Campaigners lobby for Brian Haw memorial

Brian Haw's peace protest lasted over a decade
Brian Haw's peace protest lasted over a decade,

By Ian Dunt

Brian Haw's decade-long protest in front of parliament should be celebrated with a memorial, campaigners have urged.

Anti-war activists and respectful observers are urging members of the public to write to their MP to convince them to support early day motion 1945, which would set up a "fitting permanent memorial" for the campaigner.

The EDM, proposed by rebel labour MP Jeremy Corbyn, said Mr Haw was a "formidable example of the possibilities for peaceful dissent at a time when civil liberties are being eroded and military power is being employed over negotiated peace".


Green party campaigner Jenny Jones, who used her positions on the London Assembly and Metropolitan Police Authority (MPA) to fight repeated legal threats against Mr Haw by mayor Boris Johnson, said Westminster Council "owes him a blue plaque at the very least, perhaps mounted on a small plinth directly facing east, towards the target of all his campaigning".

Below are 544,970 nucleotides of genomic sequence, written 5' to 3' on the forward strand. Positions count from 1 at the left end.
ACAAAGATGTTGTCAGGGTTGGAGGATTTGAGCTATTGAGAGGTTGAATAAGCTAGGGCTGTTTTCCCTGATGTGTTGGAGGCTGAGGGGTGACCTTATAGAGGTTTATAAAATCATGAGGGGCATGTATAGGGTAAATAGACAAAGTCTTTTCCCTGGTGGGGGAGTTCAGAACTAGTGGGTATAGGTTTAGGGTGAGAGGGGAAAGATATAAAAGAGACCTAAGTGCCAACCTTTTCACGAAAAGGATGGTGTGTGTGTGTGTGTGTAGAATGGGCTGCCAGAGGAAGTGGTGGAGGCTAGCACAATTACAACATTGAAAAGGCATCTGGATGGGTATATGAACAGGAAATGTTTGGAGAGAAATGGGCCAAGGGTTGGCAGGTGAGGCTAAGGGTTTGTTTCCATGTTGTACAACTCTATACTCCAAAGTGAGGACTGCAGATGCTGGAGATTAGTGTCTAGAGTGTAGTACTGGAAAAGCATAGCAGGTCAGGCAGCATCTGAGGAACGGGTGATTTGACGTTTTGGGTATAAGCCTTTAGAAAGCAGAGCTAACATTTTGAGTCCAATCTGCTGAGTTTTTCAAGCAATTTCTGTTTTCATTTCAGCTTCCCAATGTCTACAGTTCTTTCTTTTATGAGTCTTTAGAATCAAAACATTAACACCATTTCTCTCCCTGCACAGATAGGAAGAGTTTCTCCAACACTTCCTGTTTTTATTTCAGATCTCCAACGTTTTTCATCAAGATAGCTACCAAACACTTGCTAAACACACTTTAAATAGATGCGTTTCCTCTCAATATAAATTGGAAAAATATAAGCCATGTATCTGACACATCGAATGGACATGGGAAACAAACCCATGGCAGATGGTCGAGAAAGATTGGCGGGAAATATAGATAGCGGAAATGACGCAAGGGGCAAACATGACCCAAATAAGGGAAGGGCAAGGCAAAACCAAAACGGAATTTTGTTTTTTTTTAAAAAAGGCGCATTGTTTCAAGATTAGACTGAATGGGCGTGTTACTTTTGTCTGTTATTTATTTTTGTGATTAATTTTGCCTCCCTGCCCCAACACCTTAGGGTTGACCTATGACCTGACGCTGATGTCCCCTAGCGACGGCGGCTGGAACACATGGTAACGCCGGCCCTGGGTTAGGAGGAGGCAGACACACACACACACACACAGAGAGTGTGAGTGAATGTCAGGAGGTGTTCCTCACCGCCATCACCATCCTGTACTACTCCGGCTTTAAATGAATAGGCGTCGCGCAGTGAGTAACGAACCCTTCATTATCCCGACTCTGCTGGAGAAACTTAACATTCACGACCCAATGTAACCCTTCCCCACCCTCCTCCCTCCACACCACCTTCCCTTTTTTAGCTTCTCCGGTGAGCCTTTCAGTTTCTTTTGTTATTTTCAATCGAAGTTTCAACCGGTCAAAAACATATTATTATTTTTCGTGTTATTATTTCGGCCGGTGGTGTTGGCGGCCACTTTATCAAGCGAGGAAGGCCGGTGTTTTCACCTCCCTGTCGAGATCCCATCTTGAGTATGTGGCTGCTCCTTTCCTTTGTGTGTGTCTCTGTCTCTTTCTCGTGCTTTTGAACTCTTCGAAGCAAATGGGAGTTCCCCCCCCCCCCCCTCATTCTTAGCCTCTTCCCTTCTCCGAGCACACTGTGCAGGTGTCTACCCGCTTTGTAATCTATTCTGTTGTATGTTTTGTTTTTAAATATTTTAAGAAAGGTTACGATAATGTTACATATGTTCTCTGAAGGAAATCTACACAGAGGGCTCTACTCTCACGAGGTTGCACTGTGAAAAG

Mr Haw began his campaign over the conflicts in Iraq and Afghanistan, but his solitary demonstration was later expanded to cover all war.

His marriage fell apart and various legal attempts against him failed, including one piece of legislation passed specifically by then-home secretary David Blunkett to have him removed.

The campaigner, who was a life long chain smoker, died last Saturday of throat cancer. Former Labour MP Tony Benn said his death "marks the end of a historic enterprise by a man who gave everything to support his beliefs".
 

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